Para 11 - "Reaffirm that all systems for food production ... " evades the definitions that should be demanded for "sustainably managed" and for "ecologically sensitive". By applying whose yardstick? A local point of view that has the benefit of traditional knowledge and practice, or the view of a technocrat in a central and influential planning position who has the interests of the food industry in the foreground? The remainder of the para is based on tenuous connections between climate change, food security, adaptation and food waste, and then conflates these into 'Climate Smart' which has become something of an odious trademark to be affixed to a techno-capital vehicle that packages these aspects together as an agri-nutrition solution from which the local, the organic, the agro-ecological and the culturally appropriate have been excised. This para must go.
Para 12 - "Recognise that appropriate policy packages ... " is a clumsy effort to find common ground between 'policy' and 'nutrition', and in its clumsiness conceals the danger that it can be interpreted in ways hostile to food sovereignty. What sort of "appropriate policy packages", for whom and at what cost and preferred over which alternatives? Who will decide the adequacy of any measures? Why should nutrition be diced up amongst sectors only to be turned into a rubber stamp for the further commercialisation of those sectors? Investments, subsidies and nutrition goals cannot in any national and international formulation of rights, state duties and obligations, citizenship and justice, be combined without definition and without public regulation. This para has no place here.
Para 13 - "Recognise that increased public investment to improve nutrition is needed ... " no indeed. Support by the state for smallholder farmers in ways they have, the world over, demanded is what is needed. In this para again an attempt is made to present increased agricultural productivity with more nutritious foods. This is unacceptable when we have evidence enough to show that for at least the last decade, the quantities of primary crops produced are sufficient to meet current needs, and evidence enough to show that agricultural biodiversity when not extinguished by corporate monocultures is enough to supply the many nutrients human society needs.
Para 14 - "Recognise that empowering the consumer to make ... " the consumer is deliberately kept from both knowledge and from exercising the rights to demand information by corporate interference with the directive principles of governance concerning the obligations of a government to protecting the rights of citizens. The onus here cannot be on the consumer to find out, nor on the government to enforce, but on industry and its sponsors to be curtailed, fully and completely, from influencing choice and from filtering knowledge and information.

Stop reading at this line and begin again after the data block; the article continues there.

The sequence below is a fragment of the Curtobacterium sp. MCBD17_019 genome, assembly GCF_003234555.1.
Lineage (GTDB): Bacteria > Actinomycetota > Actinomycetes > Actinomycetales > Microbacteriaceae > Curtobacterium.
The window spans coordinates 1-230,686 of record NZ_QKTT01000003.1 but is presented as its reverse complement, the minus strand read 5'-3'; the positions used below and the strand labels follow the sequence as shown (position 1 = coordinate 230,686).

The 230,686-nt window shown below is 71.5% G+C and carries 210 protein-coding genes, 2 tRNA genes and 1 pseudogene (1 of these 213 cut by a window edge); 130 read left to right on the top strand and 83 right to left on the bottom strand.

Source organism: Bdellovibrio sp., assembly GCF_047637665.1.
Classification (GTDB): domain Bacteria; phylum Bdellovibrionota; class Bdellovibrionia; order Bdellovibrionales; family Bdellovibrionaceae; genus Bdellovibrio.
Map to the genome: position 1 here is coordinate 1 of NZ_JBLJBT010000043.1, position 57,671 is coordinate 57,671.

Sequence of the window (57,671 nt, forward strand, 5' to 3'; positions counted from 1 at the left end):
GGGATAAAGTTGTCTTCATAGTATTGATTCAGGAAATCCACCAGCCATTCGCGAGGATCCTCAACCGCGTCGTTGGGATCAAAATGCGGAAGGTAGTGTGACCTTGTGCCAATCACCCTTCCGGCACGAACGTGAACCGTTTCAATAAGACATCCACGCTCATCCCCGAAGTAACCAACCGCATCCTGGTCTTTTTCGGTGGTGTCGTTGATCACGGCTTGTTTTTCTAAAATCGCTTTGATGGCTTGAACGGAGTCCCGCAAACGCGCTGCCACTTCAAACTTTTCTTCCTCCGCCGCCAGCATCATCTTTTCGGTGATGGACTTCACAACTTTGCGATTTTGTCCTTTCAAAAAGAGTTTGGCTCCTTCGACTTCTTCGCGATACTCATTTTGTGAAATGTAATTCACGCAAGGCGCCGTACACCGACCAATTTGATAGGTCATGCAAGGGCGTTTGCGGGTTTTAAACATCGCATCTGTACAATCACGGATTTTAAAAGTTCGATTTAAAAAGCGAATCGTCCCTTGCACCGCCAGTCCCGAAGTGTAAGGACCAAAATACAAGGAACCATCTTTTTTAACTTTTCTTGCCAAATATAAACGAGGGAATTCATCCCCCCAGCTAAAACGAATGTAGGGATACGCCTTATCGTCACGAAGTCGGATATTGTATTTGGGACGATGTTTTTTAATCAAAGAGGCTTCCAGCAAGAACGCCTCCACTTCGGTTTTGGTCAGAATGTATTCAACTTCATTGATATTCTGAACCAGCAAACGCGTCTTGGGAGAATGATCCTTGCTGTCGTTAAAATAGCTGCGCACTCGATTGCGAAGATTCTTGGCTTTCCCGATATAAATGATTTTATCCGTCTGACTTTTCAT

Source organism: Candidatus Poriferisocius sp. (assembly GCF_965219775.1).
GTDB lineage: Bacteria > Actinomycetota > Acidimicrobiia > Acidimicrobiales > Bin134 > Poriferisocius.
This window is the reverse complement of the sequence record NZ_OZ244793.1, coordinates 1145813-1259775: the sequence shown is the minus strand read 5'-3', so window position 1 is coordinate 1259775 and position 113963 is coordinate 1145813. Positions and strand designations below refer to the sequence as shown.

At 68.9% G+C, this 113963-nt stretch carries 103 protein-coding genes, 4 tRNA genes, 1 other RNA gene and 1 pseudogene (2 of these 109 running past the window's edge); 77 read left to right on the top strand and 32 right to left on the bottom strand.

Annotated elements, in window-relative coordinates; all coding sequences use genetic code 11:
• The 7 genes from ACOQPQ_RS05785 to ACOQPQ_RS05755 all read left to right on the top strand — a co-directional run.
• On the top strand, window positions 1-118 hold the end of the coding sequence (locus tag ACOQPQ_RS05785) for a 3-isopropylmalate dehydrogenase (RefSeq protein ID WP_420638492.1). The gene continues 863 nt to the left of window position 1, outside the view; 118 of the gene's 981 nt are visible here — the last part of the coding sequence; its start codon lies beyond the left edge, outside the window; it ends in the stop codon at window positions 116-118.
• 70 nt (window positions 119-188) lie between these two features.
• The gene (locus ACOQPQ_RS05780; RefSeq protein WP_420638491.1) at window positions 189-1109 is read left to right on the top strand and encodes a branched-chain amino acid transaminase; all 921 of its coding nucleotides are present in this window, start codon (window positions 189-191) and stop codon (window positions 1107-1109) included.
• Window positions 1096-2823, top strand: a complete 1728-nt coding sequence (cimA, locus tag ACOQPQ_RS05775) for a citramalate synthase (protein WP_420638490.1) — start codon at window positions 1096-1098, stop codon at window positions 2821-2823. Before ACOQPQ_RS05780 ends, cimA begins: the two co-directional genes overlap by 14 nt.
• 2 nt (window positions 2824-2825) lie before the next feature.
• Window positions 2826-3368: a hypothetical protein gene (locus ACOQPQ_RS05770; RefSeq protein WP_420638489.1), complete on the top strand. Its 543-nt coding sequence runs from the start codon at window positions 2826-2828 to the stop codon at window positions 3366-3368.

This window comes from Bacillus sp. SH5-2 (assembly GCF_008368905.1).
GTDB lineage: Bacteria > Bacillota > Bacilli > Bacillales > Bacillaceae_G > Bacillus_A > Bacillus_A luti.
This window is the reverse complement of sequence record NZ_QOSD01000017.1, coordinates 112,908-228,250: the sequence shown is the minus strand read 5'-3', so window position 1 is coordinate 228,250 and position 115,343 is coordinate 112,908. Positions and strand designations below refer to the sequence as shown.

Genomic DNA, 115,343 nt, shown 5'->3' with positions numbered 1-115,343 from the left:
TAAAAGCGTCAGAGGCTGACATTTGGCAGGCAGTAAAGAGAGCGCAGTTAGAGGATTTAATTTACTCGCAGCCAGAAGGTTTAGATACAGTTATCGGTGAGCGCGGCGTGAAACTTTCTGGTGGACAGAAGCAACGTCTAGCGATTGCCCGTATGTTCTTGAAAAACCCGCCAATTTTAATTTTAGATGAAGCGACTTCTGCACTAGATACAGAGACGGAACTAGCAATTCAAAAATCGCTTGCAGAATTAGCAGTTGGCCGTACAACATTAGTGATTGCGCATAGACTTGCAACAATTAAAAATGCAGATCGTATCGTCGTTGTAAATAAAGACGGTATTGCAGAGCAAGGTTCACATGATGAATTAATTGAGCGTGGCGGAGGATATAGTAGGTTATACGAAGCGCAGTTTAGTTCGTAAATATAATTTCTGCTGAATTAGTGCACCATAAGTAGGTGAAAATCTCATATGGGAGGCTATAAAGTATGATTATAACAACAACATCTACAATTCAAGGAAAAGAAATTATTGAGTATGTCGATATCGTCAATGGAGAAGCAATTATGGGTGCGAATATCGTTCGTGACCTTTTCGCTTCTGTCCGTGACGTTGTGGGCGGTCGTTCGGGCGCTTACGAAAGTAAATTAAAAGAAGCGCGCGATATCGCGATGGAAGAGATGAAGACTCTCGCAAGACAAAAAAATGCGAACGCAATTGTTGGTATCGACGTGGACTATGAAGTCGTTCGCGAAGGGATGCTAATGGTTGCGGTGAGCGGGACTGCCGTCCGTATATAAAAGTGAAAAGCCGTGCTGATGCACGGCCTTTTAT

Paras 15 and 16 - find ways to ensure that "programmes, interventions and partnerships" are written into an actionable agenda and will be helped along by development assistance "including climate mitigation and adaptation finance, philanthropic transfers and other foreign assistance" which altogether widens the scope of the financialised food industry to determine every conceivable facet that can shape the provision of food to consumers.
There are, in these paragraphs and four others that I have not dealt with in detail for lack of time, the clear intention that the food industry - from seed to inputs, from delivery to retail, and including the financial and banking sponsors of the modern industrial food system - be in no way burdened by any expectations raised during ICN2, and that the responsibilities concerning safety, choice, information, regulation (if at all), liabilities and consequences be borne by government and using public monies. This gross bias must be corrected.
Dear Forum administrators and facilitators,
Thank you for stewarding this discussion on a 'zero' draft of the political outcome document that will be further worked upon during the Second International Conference on Nutrition (ICN2) to be held later this year and which appears to provisionally be called 'The Rome Accord'.
At the outset, I find it unsettling that Forum members are requested to comment on a draft 'political outcome' document that instead ought to emerge as a shared statement of political - and social - will to correctly recognise the roots of the nutrition problem, and to outline ways to deal with this problem that can be both local and feasible.
No doubt, FAO and WHO are likely to point out that this outcome document is to go through a complex mill of additions, emendations and rewriting by a joint working group. Such a process I think will very substantially dilute most of the distinct advice that our consultation can offer and, if that is indeed so, employs participation in the FSN Forum as 'evidence' of a wide and 'global' consultation that will, at both 'high level' and otherwise, point to a consensual taking of a position that fits the ICN2 deliberations. Moreover, two documents are expected to come out of the ICN2 (this one, which we are reading, and a framework of action), and both should relate to one another and to the discussion to take place in November 2014.